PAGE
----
In the days after Superstorm Sandy, the American Red Cross has activated a process that tracks the location of their feeding trucks so residents in hard-hit neighborhoods in New York city, parts of New Jersey and parts of West Virginia know where to get the food they need.
A cadre of Red Cross volunteers is making sure the latest information about Red Cross emergency response vehicles – mobile feeding trucks - is easily accessible and available for those in need.
Each hour, dedicated volunteers are individually calling response vehicles to verify their location as they drive through impacted New York and New Jersey communities distributing food and water. The same is done for vehicles in West Virginia hard-hit by snow.
The information they gather is then delivered, in a standardized format, to a centrally-located email box. From this box, one volunteer – a virtual human app – copies and pastes the locations in a blog post featured in the Red Cross Disaster Online Newsroom.
In the wake of the storm, the Red Cross relief operation is growing each day in order to provide the necessary food, shelter, supplies and comfort to more and more people affected by Superstorm Sandy. The Red Cross also has fixed feeding sites in New York and New Jersey.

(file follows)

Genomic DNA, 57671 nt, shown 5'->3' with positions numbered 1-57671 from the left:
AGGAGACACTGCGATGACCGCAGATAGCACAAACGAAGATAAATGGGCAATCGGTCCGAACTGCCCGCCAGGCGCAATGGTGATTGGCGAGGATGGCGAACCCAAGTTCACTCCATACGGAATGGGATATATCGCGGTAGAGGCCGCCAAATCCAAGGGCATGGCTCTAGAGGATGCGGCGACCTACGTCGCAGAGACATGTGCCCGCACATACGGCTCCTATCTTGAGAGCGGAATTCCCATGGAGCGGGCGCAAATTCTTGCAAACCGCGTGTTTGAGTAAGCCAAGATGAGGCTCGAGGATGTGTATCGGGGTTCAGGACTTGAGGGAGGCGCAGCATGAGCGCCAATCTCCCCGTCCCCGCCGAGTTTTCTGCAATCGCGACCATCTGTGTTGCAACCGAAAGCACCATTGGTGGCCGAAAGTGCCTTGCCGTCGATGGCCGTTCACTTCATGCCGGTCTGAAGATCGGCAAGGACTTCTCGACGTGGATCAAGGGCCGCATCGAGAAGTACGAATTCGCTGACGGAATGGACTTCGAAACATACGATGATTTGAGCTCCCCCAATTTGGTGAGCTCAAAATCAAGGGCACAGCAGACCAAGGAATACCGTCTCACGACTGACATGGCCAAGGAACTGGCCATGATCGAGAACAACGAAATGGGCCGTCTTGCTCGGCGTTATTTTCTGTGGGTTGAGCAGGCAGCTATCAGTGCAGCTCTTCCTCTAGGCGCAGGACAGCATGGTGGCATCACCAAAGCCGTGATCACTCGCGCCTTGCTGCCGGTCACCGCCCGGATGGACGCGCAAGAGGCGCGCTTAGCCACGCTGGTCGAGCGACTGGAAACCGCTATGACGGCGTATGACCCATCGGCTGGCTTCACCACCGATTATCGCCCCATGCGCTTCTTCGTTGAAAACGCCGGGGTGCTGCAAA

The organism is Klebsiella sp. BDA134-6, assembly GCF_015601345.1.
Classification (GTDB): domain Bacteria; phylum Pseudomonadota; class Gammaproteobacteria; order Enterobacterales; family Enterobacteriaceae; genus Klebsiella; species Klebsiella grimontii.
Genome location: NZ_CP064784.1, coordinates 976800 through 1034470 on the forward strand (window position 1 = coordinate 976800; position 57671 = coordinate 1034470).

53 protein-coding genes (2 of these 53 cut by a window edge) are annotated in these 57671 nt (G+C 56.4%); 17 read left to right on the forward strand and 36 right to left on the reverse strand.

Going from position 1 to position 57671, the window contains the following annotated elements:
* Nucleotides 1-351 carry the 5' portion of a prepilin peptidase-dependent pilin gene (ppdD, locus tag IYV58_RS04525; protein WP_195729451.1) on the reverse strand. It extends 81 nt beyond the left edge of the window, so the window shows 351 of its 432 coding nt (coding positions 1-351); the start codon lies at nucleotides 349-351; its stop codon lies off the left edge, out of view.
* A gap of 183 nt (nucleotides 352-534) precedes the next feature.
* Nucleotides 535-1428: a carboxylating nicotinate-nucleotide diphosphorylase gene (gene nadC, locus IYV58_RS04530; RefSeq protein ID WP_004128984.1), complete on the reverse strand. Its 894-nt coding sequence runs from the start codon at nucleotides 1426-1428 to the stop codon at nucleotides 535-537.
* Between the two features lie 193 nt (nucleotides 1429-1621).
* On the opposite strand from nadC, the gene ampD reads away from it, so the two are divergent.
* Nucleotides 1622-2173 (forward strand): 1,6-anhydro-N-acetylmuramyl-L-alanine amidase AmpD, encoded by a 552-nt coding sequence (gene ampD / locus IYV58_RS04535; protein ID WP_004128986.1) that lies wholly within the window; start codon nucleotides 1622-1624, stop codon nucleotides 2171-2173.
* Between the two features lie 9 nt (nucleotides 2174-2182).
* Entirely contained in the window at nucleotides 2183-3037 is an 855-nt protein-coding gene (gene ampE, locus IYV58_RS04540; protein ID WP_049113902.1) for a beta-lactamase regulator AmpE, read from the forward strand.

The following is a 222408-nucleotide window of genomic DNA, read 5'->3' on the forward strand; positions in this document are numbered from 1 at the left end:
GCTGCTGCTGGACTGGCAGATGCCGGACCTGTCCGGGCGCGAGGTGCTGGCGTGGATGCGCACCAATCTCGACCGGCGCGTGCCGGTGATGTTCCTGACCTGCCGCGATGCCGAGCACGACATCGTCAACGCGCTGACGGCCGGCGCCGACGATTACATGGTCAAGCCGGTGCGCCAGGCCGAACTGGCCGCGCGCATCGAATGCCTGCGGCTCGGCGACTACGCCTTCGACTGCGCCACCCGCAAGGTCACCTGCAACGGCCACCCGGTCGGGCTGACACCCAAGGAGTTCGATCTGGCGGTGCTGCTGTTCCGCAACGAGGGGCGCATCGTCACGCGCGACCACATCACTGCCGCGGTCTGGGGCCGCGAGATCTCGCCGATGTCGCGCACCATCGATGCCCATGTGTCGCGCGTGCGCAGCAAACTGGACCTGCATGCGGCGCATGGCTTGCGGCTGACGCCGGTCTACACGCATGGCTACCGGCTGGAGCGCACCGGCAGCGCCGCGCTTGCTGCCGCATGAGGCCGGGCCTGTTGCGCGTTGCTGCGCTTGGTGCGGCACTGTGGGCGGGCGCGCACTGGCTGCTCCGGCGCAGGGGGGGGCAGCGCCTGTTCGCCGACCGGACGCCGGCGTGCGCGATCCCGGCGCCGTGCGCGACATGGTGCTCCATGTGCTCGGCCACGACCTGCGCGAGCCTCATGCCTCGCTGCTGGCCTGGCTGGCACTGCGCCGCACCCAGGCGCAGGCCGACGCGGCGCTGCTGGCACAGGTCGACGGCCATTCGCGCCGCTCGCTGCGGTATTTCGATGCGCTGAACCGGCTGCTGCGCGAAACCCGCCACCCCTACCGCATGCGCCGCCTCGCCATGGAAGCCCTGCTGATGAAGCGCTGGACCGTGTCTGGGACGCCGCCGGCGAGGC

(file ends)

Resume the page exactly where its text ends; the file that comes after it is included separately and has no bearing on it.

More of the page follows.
While there are formal Red Cross feeding trucks in all the boroughs of New York City, including Staten Island, there are also rental cars, trucks and other vehicles distributing supplies and food in neighborhoods.
The response to Sandy is large and very costly and is likely to be the biggest in Red Cross history in the past five years. To date, the Red Cross has helped people in ten states, the District of Columbia and Puerto Rico affected by Sandy.
To donate, visit www.redcross.org, call 1-800-RED CROSS (1-800-733-2767) or text the word REDCROSS to 90999 to make a $10 donation. People can also use the “donate” feature on the free Red Cross Apps to support the Red Cross relief response.
Your gift enables the Red Cross to provide shelter, food, emotional support and other assistance to those affected.